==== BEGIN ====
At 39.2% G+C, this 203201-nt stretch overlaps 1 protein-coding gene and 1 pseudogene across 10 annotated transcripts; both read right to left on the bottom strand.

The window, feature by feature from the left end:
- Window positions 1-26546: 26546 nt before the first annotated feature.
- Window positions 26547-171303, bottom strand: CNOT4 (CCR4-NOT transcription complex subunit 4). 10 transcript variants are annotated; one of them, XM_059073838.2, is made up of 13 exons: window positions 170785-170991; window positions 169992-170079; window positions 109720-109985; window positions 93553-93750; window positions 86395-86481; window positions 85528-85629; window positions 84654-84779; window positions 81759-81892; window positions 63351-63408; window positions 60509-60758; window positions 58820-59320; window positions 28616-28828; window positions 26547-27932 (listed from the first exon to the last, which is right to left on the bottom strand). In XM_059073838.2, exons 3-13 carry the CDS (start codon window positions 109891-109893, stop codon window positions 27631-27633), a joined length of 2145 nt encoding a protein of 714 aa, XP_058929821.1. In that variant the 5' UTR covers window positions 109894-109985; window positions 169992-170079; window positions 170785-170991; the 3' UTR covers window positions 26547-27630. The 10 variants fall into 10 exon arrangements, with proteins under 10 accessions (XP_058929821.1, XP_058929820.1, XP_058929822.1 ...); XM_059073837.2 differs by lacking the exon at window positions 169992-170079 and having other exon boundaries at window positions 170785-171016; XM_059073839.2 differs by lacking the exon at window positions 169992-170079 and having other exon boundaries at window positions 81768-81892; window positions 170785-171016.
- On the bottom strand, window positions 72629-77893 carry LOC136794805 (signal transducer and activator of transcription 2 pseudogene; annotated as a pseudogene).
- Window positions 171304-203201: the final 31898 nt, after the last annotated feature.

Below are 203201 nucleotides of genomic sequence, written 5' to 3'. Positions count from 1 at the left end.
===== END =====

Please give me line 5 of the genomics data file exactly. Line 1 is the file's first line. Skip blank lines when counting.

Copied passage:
- On the bottom strand, window positions 72629-77893 carry LOC136794805 (signal transducer and activator of transcription 2 pseudogene; annotated as a pseudogene).